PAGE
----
YouTube just announced its plans for a paid subscription offering for its video streaming platform called Red. At least some of the Google subsidiary's 1 billion monthly visitors will express interest in removing ads from YouTube and gaining access to an on-demand streaming service at the same time. Subscriptions represent an opportunity for YouTube to start generating a profit for Alphabet (NASDAQ:GOOGL) (NASDAQ:GOOG) shareholders.
That may be why YouTube is looking to entice its most loyal viewers to subscribe by placing some of its most popular content behind the paywall. Last year, YouTube announced that it's funding new content from some of its most popular creators. And in May, it made five strategic partnerships for exclusive content with popular creators. Some of that content will only be available to Red subscribers.
It's well known that Netflix hasinvested heavily in original content for its streaming video-on-demand service. Those originals aren't available to stream anywhere else (but you can buy them on DVD after the first window expires). Netflix has seen subscriptions steadily grow and average watch time balloon since it first started financing original content.
YouTube, too, has seen the average watch time on its platform continue growing as it makes partnerships and more of its creators become increasingly mainstream figures. Last quarter, Alphabet management told investors that watch time on YouTube was up 60% from the same time a year ago. However, management didn't give any details on what exactly is driving that growth.
With competition from numerous other tech companies such as Facebook (NASDAQ:FB), however, it's a good bet that there are two things driving that growth. First is the access YouTube has to music videos. YouTube remains the most popular free music streaming service in the world, streaming millions of music videos every day. Second is the growing collection of creators that have built an audience on YouTube.
Facebook has reportedly been in talks with music labels to gain access to music videos and the rights to stream music, but it's had trouble attracting famous YouTube creators to its video platform. Not only does Facebook not offer much in the way of revenue sharing, but it also can't match the audiences those creators have spent years establishing on YouTube.
YouTube, then, is killing two birds with one stone. It's keeping content creators from considering posting content on Facebook and convincing the service's most active viewers to pay for access to the content they want most.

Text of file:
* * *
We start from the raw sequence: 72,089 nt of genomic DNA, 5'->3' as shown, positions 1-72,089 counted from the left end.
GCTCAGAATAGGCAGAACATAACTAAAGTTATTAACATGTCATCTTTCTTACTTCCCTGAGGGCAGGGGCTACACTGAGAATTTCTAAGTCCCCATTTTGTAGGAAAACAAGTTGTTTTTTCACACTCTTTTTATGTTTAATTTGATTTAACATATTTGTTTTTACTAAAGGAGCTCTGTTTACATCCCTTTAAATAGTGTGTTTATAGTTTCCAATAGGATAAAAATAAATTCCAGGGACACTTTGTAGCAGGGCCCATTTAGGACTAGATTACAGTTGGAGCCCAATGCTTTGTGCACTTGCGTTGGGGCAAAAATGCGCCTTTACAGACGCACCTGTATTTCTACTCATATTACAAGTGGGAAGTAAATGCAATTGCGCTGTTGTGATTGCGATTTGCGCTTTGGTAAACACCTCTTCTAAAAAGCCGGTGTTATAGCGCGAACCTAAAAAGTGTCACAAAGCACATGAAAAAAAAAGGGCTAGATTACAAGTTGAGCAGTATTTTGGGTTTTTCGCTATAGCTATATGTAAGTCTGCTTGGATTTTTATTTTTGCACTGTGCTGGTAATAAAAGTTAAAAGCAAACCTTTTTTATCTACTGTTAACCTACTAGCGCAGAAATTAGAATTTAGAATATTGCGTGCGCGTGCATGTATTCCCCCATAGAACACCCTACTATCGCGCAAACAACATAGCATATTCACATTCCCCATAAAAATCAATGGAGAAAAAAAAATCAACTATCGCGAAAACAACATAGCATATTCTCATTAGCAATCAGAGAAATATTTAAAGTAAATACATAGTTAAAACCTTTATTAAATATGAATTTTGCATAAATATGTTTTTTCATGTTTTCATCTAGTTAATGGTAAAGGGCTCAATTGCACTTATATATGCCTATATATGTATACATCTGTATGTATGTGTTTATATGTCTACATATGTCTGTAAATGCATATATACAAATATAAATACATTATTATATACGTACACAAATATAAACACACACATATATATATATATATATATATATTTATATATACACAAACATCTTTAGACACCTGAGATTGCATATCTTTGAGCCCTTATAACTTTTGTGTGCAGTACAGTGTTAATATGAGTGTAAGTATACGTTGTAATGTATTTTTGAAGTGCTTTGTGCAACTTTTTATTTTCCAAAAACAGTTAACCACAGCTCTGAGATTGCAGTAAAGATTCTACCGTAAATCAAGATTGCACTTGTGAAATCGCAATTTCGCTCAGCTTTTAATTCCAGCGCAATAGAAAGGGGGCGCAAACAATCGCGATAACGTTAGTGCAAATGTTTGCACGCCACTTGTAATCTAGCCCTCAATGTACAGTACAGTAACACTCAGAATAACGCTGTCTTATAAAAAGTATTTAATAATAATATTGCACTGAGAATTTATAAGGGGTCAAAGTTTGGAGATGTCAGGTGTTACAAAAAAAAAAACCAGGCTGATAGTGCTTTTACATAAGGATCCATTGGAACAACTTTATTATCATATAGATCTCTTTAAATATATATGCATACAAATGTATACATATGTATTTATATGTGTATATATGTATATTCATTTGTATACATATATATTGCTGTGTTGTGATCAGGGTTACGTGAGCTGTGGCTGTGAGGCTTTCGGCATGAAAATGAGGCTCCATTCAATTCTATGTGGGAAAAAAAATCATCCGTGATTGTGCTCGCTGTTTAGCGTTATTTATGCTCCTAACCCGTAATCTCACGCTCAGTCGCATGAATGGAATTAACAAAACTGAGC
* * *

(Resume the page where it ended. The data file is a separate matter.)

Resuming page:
Making a profit
YouTube is spending millions of dollars to produce some of this original content, and it will be available only to the few who sign up for its subscription plan. Because the plan will be a two-in-one deal with ad-free YouTube and unlimited music streaming, the record labels will take 70% off the top of any subscription revenue. Additionally, it's unclear if YouTube has to split any of the subscription revenue with creators, or if that cost is included in the upfront production costs. As the costs add up, it seems unlikely YouTube will make a profit off of these original productions.
But they can be used as a loss leader to get more people to sign up for a subscription service that appears to be profitable in general. The bigger the paid subscriber base for YouTube, the more profitable it can become as upfront content costs are spread across more viewers.
Adding exclusive content (and music streaming) to the subscription offering increases the breadth of the audience YouTube can reach, lowering the average opportunity cost of not showing those viewers pre-roll video ads. That's necessary for the subscription option to make sense for YouTube. Otherwise, it's better off just showing more ads.
Adam Levy has no position in any stocks mentioned. The Motley Fool owns shares of and recommends GOOG, GOOGL, FB, and NFLX. Try any of our Foolish newsletter services free for 30 days. We Fools may not all hold the same opinions, but we all believe that considering a diverse range of insights makes us better investors. The Motley Fool has a disclosure policy.